Slide 1
Berlin Declaration
Open Access to Knowledge in the Sciences and Humanities
The pertinent passages:
“Open access [means]:
“1. free... [online, full-text] access
“2. A complete version of the [open-access] work... is deposited...
        in at least one online repository... to enable open access, unrestricted distribution, [OAI] interoperability, and long-term archiving.
“[W]e intend to... encourag[e].. our researchers/grant recipients to
   publish their work according to the principles of... open access.”

Dual open-access strategy
What is needed for open access now:
Universities: Adopt a university-wide policy of making all university research output open access (via either the gold or green strategy)
Departments: Create and fill departmental OAI-compliant open-access archives
University Libraries: Provide digital library support for research self-archiving and open-access archive-maintenance. Redirect 1/3 of any eventual toll-savings to cover open-access journal peer-review service charges
Promotion Committees: Require a standardized online CV from all candidates, with refereed publications all linked to their full-texts in the open-access journal archives  and/or departmental open-access archives
Research Funders: Mandate open access for all funded research (via either the gold or green strategy). Fund (fixed, fair) open-access journal peer-review service charges. Assess research  and researcher impact online (from the online CVs).
Publishers: Become either open-access or green.

RoMEO Project (Loughborough):
Rights MEtadata for Open archiving
Slide 6
Slide 7
Quo usque tandem patientia nostra…?
How long will we go on letting our cumulative
daily/monthly/yearly research-impact losses grow,
now that the online medium has made it all preventable?
The two open-access strategies:
Gold and Green
Open-Access Publishing
Create or Convert 23,500 open-access journals (500 exist currently)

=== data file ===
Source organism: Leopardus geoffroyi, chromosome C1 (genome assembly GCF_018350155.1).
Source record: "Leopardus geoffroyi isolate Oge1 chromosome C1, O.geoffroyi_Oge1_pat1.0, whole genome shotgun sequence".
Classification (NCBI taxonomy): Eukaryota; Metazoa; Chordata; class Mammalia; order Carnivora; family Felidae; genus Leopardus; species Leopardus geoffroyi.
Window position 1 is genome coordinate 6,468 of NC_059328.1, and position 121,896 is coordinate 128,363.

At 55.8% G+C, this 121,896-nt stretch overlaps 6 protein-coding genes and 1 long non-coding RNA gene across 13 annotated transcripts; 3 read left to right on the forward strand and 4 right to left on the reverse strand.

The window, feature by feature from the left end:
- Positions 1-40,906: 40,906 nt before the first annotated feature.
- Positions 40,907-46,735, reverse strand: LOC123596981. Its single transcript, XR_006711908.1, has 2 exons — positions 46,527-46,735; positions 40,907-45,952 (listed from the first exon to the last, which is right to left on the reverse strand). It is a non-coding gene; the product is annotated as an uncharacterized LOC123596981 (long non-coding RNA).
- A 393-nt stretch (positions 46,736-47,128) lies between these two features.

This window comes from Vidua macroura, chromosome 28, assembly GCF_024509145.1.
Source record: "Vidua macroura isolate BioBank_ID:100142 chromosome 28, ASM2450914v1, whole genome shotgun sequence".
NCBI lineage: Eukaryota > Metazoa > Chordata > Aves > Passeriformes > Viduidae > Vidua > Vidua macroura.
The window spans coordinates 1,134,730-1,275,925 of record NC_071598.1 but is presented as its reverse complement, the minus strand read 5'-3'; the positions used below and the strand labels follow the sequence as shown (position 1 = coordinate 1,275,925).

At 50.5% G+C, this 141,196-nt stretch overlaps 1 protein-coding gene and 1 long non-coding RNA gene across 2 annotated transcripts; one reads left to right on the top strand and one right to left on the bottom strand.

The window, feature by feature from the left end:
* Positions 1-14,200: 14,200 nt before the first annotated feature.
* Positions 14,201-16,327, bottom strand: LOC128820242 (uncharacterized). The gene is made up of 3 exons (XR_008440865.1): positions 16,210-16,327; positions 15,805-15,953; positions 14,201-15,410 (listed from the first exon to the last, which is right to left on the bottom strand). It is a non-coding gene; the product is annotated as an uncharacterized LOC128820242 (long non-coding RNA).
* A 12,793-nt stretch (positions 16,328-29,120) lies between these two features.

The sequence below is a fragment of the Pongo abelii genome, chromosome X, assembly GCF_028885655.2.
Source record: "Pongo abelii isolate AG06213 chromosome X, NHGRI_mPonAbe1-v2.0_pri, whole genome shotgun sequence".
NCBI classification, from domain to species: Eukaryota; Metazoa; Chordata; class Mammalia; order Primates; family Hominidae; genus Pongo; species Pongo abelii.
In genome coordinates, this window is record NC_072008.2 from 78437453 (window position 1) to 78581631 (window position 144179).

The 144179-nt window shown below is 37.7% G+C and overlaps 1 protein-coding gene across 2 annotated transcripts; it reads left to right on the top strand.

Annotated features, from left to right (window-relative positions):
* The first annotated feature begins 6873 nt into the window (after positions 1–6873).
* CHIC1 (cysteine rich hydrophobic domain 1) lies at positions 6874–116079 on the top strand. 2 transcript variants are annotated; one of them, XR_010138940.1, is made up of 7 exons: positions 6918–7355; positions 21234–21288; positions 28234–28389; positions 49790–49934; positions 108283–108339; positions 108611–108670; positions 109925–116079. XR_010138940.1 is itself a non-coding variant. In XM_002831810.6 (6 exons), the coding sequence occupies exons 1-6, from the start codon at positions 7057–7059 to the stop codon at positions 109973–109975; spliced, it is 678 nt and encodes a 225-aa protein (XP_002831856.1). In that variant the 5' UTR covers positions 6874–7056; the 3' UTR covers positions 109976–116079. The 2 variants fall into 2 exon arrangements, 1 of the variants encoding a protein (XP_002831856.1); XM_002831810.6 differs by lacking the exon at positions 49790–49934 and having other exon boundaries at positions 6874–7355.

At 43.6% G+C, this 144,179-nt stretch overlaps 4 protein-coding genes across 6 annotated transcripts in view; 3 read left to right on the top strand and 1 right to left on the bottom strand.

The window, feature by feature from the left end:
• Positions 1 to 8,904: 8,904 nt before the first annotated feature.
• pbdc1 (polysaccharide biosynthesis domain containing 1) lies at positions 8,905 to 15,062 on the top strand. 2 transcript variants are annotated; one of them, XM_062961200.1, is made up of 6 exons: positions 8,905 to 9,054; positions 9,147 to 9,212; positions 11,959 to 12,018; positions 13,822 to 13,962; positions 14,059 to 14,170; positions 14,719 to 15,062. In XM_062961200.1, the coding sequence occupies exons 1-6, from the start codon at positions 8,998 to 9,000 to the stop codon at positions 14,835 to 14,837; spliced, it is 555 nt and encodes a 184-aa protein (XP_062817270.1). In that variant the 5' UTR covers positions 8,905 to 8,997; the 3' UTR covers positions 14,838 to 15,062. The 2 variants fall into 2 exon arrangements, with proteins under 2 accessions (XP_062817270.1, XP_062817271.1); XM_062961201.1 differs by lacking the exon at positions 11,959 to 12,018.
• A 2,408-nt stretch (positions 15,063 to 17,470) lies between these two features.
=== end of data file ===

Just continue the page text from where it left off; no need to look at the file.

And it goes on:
Find funding support for open-access publication costs ($500-$1500+)
Persuade the authors of the annual 2,500,000 articles to publish in new open-access journals instead of the existing toll-access journals
Open-Access Self-Archiving
Persuade the authors of the annual 2,500,000 articles they publish in the existing toll-access journals to also self-archive them in their institutional open-access archives.

To Maximize Research Impact:
Research Funders:
Mandate open access for all funded research (by a specified date) via the gold or green strategies
Fund open-access journal charges
Research Institutions:
Mandate open access for all research output via the gold or green strategies
Libraries redirect 1/3 of any eventual toll-cancellation savings toward funding open-access journal charges

Slide 11
Slide 12
“Online or Invisible?” (Lawrence 2001)
“average of 336% more citations to online articles compared to offline articles published in the same venue”
Lawrence, S. (2001) Free online availability substantially increases a paper's impact Nature 411 (6837): 521.

Research Assessment, Research Funding, and Citation Impact
“Correlation between RAE ratings and mean departmental citations +0.91 (1996) +0.86 (2001) (Psychology)”
“RAE and citation counting measure broadly the same thing”
“Citation counting is both more cost-effective and more transparent”
                     (Eysenck & Smith 2002)

Time-Course of Citations (red)
and Usage (hits, green)
Witten, Edward (1998) String Theory and Noncommutative Geometry Adv. Theor. Math. Phys.  2 : 253
Usage Impact
is correlated with Citation Impact
(Physics ArXiv: hep, astro, cond, quantum; math, comp)
(Quartiles Q1 (lo) - Q4 (hi))
All         r=.27, n=219328
Q1 (lo)    r=.26, n=54832
Q2          r=.18, n=54832
Q3          r=.28, n=54832
Q4 (hi)    r=.34, n=54832
hep      r=.33, n=74020
Q1 (lo)   r=.23, n=18505
Q2         r=.23, n=18505
Q3         r=.30, n=18505
Q4 (hi)   r=.50, n=18505
(correlation is highest for high-citation papers/authors)

The BOAI Self-Archiving FAQ

Three reasons for research impact
(shared by researcher and institution but not by researcher and discipline)
Slide 19
Slide 20
Harnad, S. (1990) Scholarly Skywriting and the Prepublication Continuum of Scientific Inquiry. Psychological Science 1: 342 - 343 (reprinted in Current Contents 45: 9-13, November 11 1991).
Harnad, S. (1994) A Subversive Proposal. In: Ann Okerson & James O'Donnell (Eds.) Scholarly Journals at the Crossroads: A Subversive Proposal for Electronic Publishing. Washington, DC., Association of Research Libraries, June 1995.
Harnad, S. (2001) For Whom the Gate Tolls? How and Why to Free the Refereed Research Literature Online Through Author/Institution Self-Archiving, Now.
Harnad, S., Carr, L., Brody, T. & Oppenheim, C. (2003) Mandated online RAE CVs Linked to University Eprint Archives: Improving the UK Research Assessment Exercise whilst making it cheaper and easier. Ariadne 35 harnad/ /
Harnad, S. (2003) Electronic Preprints and Postprints. Encyclopedia of Library and Information Science Marcel Dekker, Inc.
Harnad, S. (2003) Online Archives for Peer-Reviewed Journal Publications. International Encyclopedia of Library and Information Science. John Feather & Paul Sturges (eds). Routledge.